Power is exercised in a certain space in which different dimensions and types of power can be identified. The table below gives an overview of various spaces and dimensions of power and provides real-life examples.

Spaces and Power Possible examples

Closed spaces exist when decisions are made behind closed doors, often without much or any transparency about how decisions were made or opportunities for inclusion. This may include formal spaces that are only open to those with official positions or who are formally nominated delegates.

Video for Change initiatives can push for greater openness and transparency as well as challenge the legitimacy of decisions made in closed spaces.

Cabinet meetings, corporate board meetings, international negotiations between governments, donor funding meetings.

Invited spaces exist when those with decision-making power allow broader participation in the decision-making process. While there are some opportunities for participation, the agenda and rules of engagement may be determined by those with power.

Video for Change initiatives can support and push for broader and deeper forms of participation in decision-making.

 Public consultations, elections, petitions, referendums.

Created/claimed spaces can be created by anyone. They may challenge other spaces and have very different rules, norms and practices. They may also include spaces created by less powerful actors to develop different types of power.

Video for Change initiatives develop the capacities of communities and groups to tell their stories and to develop effective campaigns, movements to amplify hidden, marginalised or ignored voices that emerge from these spaces.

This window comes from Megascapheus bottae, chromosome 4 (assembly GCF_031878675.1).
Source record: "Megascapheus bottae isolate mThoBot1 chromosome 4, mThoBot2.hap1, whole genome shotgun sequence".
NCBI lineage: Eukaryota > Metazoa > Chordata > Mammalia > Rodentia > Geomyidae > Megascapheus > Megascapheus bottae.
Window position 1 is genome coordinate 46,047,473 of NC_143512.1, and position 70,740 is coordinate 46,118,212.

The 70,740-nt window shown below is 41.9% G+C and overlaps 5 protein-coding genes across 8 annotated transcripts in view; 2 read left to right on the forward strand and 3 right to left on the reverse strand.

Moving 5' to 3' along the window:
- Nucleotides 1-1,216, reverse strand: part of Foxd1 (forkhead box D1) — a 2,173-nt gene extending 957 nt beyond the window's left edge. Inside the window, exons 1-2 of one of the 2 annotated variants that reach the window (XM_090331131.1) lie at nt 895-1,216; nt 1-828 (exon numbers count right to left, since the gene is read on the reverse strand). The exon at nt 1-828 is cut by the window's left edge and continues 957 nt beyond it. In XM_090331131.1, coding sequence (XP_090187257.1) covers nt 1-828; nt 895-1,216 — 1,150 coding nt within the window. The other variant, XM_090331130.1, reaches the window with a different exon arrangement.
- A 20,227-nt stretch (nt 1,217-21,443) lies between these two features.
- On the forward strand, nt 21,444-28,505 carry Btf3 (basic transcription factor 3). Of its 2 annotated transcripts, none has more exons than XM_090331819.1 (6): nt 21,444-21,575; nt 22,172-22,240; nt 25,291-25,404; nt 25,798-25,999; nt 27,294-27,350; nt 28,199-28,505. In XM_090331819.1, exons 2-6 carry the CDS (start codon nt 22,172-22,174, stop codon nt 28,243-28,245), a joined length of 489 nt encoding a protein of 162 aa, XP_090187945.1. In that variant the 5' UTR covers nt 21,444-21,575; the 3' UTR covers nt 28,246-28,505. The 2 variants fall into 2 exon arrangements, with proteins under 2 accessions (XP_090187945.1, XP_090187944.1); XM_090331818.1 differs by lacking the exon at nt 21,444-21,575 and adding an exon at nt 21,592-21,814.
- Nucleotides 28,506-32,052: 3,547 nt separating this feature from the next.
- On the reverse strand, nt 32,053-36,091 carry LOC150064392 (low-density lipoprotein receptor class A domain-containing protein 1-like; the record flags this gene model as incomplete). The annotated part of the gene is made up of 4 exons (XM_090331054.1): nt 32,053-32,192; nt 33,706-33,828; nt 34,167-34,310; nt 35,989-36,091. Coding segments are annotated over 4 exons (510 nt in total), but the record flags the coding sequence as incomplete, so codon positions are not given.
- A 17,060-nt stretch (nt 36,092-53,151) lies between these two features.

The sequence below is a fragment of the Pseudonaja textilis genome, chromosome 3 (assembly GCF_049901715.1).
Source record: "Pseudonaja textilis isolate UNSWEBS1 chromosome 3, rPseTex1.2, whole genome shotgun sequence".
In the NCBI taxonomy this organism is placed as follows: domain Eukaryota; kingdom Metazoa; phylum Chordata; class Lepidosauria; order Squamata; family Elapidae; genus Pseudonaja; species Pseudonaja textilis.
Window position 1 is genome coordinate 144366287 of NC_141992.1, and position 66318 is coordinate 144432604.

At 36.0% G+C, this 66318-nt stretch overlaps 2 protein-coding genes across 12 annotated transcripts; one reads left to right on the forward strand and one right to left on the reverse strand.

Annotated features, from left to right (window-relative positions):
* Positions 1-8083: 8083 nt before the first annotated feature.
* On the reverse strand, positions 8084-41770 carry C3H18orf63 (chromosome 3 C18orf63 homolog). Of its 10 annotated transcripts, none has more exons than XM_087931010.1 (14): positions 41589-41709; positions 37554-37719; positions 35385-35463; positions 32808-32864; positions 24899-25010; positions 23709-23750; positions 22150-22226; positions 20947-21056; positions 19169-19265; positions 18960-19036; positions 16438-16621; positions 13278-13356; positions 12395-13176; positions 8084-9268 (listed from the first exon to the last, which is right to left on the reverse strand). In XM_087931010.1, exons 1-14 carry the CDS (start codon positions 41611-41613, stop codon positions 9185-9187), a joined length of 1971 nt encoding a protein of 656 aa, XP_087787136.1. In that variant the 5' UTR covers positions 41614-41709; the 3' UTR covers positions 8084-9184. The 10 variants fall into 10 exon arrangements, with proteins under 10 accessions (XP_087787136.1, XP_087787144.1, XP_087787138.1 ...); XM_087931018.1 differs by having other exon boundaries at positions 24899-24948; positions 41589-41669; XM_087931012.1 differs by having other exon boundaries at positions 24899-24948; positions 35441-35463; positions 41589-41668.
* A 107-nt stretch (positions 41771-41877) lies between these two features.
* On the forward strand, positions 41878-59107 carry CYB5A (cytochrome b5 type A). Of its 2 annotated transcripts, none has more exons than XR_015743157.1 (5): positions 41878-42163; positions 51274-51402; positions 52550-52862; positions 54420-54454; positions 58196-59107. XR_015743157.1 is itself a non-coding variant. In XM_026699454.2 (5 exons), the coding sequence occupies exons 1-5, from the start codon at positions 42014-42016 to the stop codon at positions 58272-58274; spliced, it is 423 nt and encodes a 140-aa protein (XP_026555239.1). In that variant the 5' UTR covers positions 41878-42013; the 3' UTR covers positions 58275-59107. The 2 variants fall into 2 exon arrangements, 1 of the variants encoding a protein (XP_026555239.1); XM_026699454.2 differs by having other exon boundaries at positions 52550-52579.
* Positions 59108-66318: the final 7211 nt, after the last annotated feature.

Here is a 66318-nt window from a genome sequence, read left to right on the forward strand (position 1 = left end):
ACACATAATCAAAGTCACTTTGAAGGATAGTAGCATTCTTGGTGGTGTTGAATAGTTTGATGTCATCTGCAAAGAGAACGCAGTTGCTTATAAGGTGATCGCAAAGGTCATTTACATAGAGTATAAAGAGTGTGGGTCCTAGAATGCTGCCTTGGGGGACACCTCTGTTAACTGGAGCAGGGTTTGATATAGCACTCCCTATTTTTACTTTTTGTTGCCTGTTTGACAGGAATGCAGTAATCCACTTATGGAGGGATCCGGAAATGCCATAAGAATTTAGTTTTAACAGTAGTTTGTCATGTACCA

Grassroots campaigns, neighbourhood meetings, social movements, independent media initiatives, occupied spaces.

Visible power. This describes the formal rules, structures, authorities, institutions and procedures of political decision-making. It also describes how those in positions of power use procedures and structures to maintain control.

Responding to visible power is usually about trying to change the ‘who, how and what’ of decision-making so that the process is more democratic, accountable and responsive to diverse needs.

 Laws, policies, police and institutions.

Hidden power. This is when powerful actors maintain influence by controlling who gets to the decision-making table and who gets to create the agenda.

Responding to hidden power focuses on building capacities and strengthening organisations and movements so as to support collective power and leadership that can redefine the agenda, and raise the visibility and legitimacy of issues, voices and demands that have been silenced or ignored.

The abuse/use of political influence, mainstream/influential media lobbying and agenda-setting, corporate lobbying, public relations efforts that attempt to discredit the views and evidence of less powerful actors, the banning or imprisonment of activists with views that run counter to powerful actors.

Invisible power. By influencing how individuals think about their place in the world, this level of power shapes people’s beliefs, sense of self and acceptance of the status quo. Cultural and political practices can perpetuate exclusion and inequality by defining what is ‘normal’ and acceptable.

Responding to invisible power focuses on re-imagining social and political culture, and raising consciousness to transform the way people perceive themselves and those around them, and how they envisage future possibilities.

Persecution of ethnic minorities, sexual orientation etc.; exclusion of women, the demonisation of religious or moral beliefs.